Fatal attraction

He woke up the next day in his hotel room with a hangover. He pushed his blanket aside, sat up, reached for a bottle of aspirin, then dropped his head back down on the pillow. Damn, he said out loud. He had class today and he wouldn’t make it. The sun was bothering him; the blinds were slightly open. New York was killing him; the city stank, the cab drivers were crazy, honking aggressively, and everything was too damn expensive. He couldn’t make his body move. He was tired, exhausted, and felt paralyzed. An hour passed and he finally got out of bed, took a shower, got dressed as hurriedly as he could, and walked out of the hotel with his one suitcase. As he got into a cab, he remembered the terrible funeral and felt a knot in his stomach. He asked the driver to get him to the airport as fast as he could because he couldn’t stand the sight of Manhattan anymore. Because he couldn’t breathe and everything made him sick and he wanted to throw up. The driver, a friendly, middle-aged man with a heavy Indian accent, told him not to worry; they would get there in no time.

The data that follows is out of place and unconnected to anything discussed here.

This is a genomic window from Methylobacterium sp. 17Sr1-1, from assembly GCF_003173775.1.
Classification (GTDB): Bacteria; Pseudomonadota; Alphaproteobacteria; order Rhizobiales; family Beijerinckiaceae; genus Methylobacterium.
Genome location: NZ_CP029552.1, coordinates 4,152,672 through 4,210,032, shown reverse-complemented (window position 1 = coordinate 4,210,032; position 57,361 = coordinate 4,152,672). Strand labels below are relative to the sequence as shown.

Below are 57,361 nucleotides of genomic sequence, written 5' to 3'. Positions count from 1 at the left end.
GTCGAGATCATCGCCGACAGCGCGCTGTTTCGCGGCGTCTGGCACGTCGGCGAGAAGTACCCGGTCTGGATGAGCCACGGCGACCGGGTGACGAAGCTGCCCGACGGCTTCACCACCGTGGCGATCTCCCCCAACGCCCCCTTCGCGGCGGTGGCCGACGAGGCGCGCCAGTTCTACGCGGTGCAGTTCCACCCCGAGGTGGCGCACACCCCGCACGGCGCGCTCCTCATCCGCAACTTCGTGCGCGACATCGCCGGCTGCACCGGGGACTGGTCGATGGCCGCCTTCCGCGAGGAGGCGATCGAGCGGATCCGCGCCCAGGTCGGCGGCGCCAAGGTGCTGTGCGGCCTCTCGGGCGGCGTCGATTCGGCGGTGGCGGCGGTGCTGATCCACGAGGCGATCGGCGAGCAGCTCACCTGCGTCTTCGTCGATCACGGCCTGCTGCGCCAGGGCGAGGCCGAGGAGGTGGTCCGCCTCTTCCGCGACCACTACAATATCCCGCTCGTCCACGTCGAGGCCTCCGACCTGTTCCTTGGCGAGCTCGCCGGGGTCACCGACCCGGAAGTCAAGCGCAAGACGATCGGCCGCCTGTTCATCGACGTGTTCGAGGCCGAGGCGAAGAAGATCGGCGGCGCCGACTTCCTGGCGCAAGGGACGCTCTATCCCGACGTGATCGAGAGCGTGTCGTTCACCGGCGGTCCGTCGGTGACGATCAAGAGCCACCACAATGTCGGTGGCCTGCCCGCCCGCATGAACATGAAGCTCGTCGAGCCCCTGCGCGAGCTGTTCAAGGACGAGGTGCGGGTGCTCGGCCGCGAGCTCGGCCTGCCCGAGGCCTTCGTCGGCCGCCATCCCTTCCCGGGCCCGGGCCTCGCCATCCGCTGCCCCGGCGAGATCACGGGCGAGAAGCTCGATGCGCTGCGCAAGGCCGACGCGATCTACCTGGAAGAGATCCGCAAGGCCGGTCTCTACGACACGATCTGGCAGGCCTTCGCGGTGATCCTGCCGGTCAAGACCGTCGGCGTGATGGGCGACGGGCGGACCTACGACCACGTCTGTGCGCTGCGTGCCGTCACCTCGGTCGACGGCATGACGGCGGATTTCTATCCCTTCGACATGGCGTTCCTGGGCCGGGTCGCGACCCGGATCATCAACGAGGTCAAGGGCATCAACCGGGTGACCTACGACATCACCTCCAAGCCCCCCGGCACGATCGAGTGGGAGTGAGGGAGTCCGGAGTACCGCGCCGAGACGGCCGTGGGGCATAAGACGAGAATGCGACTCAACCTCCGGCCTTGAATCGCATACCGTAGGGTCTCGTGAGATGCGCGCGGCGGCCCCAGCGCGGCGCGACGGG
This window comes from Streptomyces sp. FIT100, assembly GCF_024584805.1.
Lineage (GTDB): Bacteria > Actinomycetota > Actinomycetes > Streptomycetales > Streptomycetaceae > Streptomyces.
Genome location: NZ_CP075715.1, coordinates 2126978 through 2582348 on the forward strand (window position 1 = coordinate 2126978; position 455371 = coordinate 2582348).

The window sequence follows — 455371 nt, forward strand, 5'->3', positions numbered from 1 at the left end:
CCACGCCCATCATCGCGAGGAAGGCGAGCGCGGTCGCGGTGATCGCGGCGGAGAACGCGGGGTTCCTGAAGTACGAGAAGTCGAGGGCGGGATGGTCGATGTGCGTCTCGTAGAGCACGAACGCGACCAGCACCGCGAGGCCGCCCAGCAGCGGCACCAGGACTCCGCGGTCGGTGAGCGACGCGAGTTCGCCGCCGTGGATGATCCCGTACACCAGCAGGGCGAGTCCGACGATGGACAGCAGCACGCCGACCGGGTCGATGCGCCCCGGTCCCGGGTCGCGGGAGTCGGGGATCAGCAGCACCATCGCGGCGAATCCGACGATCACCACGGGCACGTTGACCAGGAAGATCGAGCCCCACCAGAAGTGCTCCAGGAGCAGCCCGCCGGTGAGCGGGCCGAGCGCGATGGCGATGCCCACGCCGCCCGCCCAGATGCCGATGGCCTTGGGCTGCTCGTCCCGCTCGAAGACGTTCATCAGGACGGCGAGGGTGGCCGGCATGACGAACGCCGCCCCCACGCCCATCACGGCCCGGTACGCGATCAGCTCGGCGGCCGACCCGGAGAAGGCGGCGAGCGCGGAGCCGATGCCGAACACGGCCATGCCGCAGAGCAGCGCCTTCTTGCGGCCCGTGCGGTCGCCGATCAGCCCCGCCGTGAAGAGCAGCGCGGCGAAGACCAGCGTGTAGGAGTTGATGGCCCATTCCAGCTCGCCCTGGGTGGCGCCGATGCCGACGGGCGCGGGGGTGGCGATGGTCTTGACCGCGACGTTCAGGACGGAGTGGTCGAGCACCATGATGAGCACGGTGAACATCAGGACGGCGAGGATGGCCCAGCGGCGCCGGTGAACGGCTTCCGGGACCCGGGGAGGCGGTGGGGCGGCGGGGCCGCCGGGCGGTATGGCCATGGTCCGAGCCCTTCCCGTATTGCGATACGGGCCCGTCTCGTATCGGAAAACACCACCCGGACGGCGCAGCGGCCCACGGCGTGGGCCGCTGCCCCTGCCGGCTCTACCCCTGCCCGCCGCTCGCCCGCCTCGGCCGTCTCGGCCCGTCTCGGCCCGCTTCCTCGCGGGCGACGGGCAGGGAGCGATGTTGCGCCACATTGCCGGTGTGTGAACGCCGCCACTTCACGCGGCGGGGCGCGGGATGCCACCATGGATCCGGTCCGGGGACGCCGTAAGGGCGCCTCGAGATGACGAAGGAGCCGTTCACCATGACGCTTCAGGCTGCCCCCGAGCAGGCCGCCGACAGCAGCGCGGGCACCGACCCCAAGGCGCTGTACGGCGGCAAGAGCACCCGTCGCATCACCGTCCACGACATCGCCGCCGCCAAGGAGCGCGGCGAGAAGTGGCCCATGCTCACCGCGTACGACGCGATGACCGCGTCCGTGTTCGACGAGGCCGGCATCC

Inside the airport, he got himself a cup of coffee and sat himself down on a chair. He had never forgotten her and had hated himself for not having that last coffee. He had thought about her a lot during those four years that she was gone, and he had read her emails over and over again. He had realized that she had given him more than he had given her, that she had cared for him too much, that she had always been there as a friend. He had denied his feelings, his growing attraction towards her. He had convinced himself that she was a student and he a professor and that nothing should happen. He had convinced himself because he had feared that those feelings could turn into a fatal attraction.
And now that he sat inside a grim airport, drinking a cold, bitter coffee, he could no longer deny those feelings, feelings that could have grown into a deeper love had they not been dismantled. He threw his empty cup away and headed for his gate. He would go back home, eat a nice meal, and he would let her go like he did four years ago.
The end

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